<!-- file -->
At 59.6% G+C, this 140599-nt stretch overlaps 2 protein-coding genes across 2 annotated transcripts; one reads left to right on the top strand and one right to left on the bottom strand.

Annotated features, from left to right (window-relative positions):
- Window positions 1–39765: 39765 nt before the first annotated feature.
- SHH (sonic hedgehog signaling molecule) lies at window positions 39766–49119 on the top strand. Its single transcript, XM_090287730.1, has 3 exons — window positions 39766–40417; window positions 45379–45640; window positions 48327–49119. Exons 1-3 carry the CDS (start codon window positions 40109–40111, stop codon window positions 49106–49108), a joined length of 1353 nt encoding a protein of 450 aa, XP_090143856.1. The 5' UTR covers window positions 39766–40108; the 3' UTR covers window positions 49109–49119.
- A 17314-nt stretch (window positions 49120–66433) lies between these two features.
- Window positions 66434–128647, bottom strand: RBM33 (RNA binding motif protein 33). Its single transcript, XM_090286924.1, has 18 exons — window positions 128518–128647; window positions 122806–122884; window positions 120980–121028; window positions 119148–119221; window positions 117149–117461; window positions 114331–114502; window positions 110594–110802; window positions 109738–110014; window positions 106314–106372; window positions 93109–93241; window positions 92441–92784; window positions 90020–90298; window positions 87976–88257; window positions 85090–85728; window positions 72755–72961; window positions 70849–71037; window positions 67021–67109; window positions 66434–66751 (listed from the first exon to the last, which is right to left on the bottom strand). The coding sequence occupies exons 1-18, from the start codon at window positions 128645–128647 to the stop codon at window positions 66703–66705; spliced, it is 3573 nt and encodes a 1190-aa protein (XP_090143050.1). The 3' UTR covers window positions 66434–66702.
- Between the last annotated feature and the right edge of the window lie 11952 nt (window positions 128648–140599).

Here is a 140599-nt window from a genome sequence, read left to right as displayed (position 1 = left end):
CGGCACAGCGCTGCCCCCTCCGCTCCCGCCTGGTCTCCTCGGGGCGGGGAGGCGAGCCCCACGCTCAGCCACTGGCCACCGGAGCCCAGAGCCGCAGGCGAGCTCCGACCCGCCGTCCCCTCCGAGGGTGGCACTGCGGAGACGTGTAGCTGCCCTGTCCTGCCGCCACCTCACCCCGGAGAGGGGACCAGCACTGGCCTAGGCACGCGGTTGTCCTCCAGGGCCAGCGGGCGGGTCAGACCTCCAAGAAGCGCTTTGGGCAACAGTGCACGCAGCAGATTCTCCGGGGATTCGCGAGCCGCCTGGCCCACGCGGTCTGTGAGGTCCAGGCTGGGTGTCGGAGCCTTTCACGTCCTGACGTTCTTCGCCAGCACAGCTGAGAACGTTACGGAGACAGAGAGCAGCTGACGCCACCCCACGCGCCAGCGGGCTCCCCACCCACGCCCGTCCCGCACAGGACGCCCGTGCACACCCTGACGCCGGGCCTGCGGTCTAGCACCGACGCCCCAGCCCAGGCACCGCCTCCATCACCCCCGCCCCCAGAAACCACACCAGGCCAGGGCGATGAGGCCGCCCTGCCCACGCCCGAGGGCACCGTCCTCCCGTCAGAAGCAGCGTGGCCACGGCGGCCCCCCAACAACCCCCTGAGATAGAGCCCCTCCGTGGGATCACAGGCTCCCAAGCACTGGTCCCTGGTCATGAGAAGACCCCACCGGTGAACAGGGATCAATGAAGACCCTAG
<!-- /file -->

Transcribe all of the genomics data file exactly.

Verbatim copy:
At 59.6% G+C, this 140599-nt stretch overlaps 2 protein-coding genes across 2 annotated transcripts; one reads left to right on the top strand and one right to left on the bottom strand.

Annotated features, from left to right (window-relative positions):
- Window positions 1–39765: 39765 nt before the first annotated feature.
- SHH (sonic hedgehog signaling molecule) lies at window positions 39766–49119 on the top strand. Its single transcript, XM_090287730.1, has 3 exons — window positions 39766–40417; window positions 45379–45640; window positions 48327–49119. Exons 1-3 carry the CDS (start codon window positions 40109–40111, stop codon window positions 49106–49108), a joined length of 1353 nt encoding a protein of 450 aa, XP_090143856.1. The 5' UTR covers window positions 39766–40108; the 3' UTR covers window positions 49109–49119.
- A 17314-nt stretch (window positions 49120–66433) lies between these two features.
- Window positions 66434–128647, bottom strand: RBM33 (RNA binding motif protein 33). Its single transcript, XM_090286924.1, has 18 exons — window positions 128518–128647; window positions 122806–122884; window positions 120980–121028; window positions 119148–119221; window positions 117149–117461; window positions 114331–114502; window positions 110594–110802; window positions 109738–110014; window positions 106314–106372; window positions 93109–93241; window positions 92441–92784; window positions 90020–90298; window positions 87976–88257; window positions 85090–85728; window positions 72755–72961; window positions 70849–71037; window positions 67021–67109; window positions 66434–66751 (listed from the first exon to the last, which is right to left on the bottom strand). The coding sequence occupies exons 1-18, from the start codon at window positions 128645–128647 to the stop codon at window positions 66703–66705; spliced, it is 3573 nt and encodes a 1190-aa protein (XP_090143050.1). The 3' UTR covers window positions 66434–66702.
- Between the last annotated feature and the right edge of the window lie 11952 nt (window positions 128648–140599).

Here is a 140599-nt window from a genome sequence, read left to right as displayed (position 1 = left end):
CGGCACAGCGCTGCCCCCTCCGCTCCCGCCTGGTCTCCTCGGGGCGGGGAGGCGAGCCCCACGCTCAGCCACTGGCCACCGGAGCCCAGAGCCGCAGGCGAGCTCCGACCCGCCGTCCCCTCCGAGGGTGGCACTGCGGAGACGTGTAGCTGCCCTGTCCTGCCGCCACCTCACCCCGGAGAGGGGACCAGCACTGGCCTAGGCACGCGGTTGTCCTCCAGGGCCAGCGGGCGGGTCAGACCTCCAAGAAGCGCTTTGGGCAACAGTGCACGCAGCAGATTCTCCGGGGATTCGCGAGCCGCCTGGCCCACGCGGTCTGTGAGGTCCAGGCTGGGTGTCGGAGCCTTTCACGTCCTGACGTTCTTCGCCAGCACAGCTGAGAACGTTACGGAGACAGAGAGCAGCTGACGCCACCCCACGCGCCAGCGGGCTCCCCACCCACGCCCGTCCCGCACAGGACGCCCGTGCACACCCTGACGCCGGGCCTGCGGTCTAGCACCGACGCCCCAGCCCAGGCACCGCCTCCATCACCCCCGCCCCCAGAAACCACACCAGGCCAGGGCGATGAGGCCGCCCTGCCCACGCCCGAGGGCACCGTCCTCCCGTCAGAAGCAGCGTGGCCACGGCGGCCCCCCAACAACCCCCTGAGATAGAGCCCCTCCGTGGGATCACAGGCTCCCAAGCACTGGTCCCTGGTCATGAGAAGACCCCACCGGTGAACAGGGATCAATGAAGACCCTAG